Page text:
Justice Dept. Seeks Tougher Enforcement Against Pandemic-Related Misdeeds
WASHINGTON — The Justice Department’s tougher stance against COVID-19 fraud and misdeeds is showing up in recent announcements of prison sentences for people making false claims for million-dollar government loans.
So far this month, they have included a former Seattle, Washington, doctor who applied for $3.5 million in Paycheck Protection Program benefits and Economic Injury Disaster Loans.
The Trump administration offered the money to business owners to help them continue operating during the worst of the pandemic shutdown.
U.S. Attorney General Merrick Garland said last week the Justice Department was placing a higher priority on prosecuting the fraud cases.
The Seattle doctor, Eric R. Shibley, 43, was sentenced to four years in prison.
Prosecutors said Shibley submitted 26 fraudulent PPP applications and 13 EIDL applications to federally insured financial institutions and the Small Business Administration on behalf of nonexistent businesses.
To support the fraudulent applications, Shibley allegedly submitted fake tax documents and names of employees he did not employ. A jury convicted Shibley of seven counts of wire fraud, three counts of bank fraud and five counts of money laundering.
U.S. District Judge John C. Coughenour explained at the sentencing hearing that he was sending Shibley to prison because of “the blatant nature of the fraud and its size.”
In another case the Justice Department announced last week, a District of Columbia resident pleaded guilty to fraud after collecting more than $2 million in federal loans.
Kenneth Gaughan, 43, also embezzled $438,000 from the Catholic Archdiocese of Washington, where he worked as an assistant superintendent, according to the U.S. Attorney’s Office for the District of Columbia.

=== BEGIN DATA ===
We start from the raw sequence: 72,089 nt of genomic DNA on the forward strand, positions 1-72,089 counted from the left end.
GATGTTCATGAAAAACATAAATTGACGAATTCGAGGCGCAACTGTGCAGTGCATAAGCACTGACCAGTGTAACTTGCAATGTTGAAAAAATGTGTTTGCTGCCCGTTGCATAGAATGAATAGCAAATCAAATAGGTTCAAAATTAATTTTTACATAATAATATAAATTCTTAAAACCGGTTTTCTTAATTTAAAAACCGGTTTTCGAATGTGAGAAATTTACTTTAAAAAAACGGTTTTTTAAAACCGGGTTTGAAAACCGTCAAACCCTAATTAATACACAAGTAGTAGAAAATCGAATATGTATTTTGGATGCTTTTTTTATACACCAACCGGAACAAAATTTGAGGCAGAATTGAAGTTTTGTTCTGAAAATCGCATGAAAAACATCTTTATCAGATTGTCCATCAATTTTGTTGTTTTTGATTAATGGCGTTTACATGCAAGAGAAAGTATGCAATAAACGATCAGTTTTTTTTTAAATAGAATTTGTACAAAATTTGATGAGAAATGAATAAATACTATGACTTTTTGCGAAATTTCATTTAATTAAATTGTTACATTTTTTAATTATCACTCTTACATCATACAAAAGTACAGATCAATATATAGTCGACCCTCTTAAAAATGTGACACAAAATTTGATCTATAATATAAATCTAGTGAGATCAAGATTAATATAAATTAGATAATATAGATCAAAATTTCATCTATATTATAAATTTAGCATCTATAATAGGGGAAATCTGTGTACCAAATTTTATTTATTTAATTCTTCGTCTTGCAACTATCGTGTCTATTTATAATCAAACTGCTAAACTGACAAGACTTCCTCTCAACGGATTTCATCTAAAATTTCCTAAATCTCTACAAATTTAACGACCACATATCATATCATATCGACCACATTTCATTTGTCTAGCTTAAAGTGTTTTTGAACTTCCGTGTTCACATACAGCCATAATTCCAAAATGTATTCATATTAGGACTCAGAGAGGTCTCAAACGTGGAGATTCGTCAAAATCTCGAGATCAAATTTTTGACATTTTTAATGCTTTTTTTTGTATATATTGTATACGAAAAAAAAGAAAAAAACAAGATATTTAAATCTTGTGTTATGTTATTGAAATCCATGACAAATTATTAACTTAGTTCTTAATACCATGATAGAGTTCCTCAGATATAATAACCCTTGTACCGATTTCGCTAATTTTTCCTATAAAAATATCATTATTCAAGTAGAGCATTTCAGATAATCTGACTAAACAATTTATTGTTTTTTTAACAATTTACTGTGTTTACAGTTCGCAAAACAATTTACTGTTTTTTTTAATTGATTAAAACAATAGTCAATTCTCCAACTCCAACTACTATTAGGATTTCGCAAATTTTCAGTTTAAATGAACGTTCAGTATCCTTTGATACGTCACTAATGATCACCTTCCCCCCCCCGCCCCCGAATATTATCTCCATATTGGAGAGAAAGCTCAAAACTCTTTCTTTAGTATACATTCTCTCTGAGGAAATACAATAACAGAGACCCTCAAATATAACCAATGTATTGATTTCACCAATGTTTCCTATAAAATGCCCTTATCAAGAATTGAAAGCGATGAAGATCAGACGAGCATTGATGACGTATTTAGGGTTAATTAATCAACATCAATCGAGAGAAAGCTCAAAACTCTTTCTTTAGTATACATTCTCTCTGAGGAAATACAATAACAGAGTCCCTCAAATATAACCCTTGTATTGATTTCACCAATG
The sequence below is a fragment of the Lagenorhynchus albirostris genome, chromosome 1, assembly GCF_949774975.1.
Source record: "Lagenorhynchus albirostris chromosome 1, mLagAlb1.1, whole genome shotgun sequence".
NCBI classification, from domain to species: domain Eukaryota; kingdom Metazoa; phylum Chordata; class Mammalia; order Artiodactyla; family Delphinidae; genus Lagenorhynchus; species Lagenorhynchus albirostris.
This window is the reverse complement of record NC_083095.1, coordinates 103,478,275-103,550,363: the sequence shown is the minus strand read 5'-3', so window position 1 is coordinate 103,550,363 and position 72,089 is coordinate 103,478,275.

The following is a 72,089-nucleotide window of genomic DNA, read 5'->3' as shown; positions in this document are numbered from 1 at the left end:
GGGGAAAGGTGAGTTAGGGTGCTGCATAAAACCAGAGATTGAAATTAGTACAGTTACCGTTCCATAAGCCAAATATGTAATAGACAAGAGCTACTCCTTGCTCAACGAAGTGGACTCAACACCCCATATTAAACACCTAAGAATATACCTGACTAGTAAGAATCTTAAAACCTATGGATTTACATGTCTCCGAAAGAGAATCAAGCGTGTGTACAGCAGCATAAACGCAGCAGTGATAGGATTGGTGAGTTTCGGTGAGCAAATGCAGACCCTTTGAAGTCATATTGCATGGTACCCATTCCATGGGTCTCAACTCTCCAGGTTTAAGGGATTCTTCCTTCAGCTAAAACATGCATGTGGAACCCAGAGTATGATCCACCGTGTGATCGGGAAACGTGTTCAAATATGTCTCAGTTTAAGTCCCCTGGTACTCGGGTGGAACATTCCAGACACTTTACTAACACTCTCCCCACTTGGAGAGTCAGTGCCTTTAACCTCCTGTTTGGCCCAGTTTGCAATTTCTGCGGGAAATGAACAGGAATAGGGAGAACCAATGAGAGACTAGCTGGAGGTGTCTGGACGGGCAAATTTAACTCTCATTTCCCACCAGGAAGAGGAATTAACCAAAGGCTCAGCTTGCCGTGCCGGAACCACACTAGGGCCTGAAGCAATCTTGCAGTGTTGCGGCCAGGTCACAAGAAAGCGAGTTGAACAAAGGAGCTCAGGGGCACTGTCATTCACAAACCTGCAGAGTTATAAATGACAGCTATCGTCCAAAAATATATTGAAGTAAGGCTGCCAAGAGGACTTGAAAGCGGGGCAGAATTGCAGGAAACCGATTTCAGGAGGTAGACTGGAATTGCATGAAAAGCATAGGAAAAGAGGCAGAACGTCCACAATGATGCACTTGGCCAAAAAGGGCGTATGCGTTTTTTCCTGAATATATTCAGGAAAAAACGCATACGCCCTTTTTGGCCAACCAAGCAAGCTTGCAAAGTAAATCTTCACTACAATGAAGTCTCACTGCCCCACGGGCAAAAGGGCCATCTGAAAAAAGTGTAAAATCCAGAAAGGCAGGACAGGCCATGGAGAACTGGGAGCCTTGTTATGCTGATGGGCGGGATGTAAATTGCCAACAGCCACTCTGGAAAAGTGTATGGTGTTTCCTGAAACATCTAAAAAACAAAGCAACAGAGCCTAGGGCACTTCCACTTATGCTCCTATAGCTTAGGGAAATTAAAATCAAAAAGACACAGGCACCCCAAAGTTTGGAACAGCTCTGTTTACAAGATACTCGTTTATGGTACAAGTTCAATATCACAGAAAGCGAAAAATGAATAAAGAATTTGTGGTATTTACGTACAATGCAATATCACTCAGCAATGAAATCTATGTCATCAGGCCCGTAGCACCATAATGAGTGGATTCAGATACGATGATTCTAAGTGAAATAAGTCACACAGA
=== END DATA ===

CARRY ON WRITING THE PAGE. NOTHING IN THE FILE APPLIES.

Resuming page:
Gaughan allegedly applied for millions of dollars in PPP loans while claiming to represent nine companies under the alias of Richard Strauski. The government awarded him $2.1 million in PPP and EIDL funds.
Gaughan is accused of submitting invoices to the Archdiocese for anti-bullying and crisis intervention programs and for software to send mass messages to students and families. Instead, he kept the money.
He used ill-gotten money to purchase a $300,000 yacht, a $1.13 million row house in Northeast Washington, D.C., and a $46,000 luxury sports sedan.
“While small businesses were struggling to stay afloat, Kenneth Gaughan stole taxpayer dollars to fund his lavish lifestyle, home, car and yacht,” said U.S. Attorney Matthew Graves.
Gaughan was arrested Aug. 11, 2020, and pleaded guilty in U.S. District Court for the District of Columbia to two counts of wire fraud and one count of money laundering.
The plea bargain requires that he repay the federal loans and fully reimburse the Archdiocese. He is scheduled to be sentenced June 15.
Justice Department officials said they are broadening the number of laws they invoke for pandemic-related prosecutions and lawsuits. Previously, prosecutors primarily relied on fraud charges.
In January, they indicted four managers of Medicare-certified home health agencies under antitrust laws. The managers allegedly agreed to fix the fees paid to home health aides and to avoid hiring each other’s workers during the pandemic.
In a separate case in January, U.S. attorneys accused two supermarket chains of violating the Americans with Disabilities Act for not making their internet portals for COVID-19 vaccines accessible to some disabled persons.
One of the portals made it difficult for low-vision persons who use screen-reader software to book appointments for vaccinations. A portal for the other supermarket chain required use of a mouse but would not allow low-vision customers to touch a keyboard tab to make an appointment.
The Justice Department reached settlement agreements with both supermarket chains.
Tom can be reached at [email protected]
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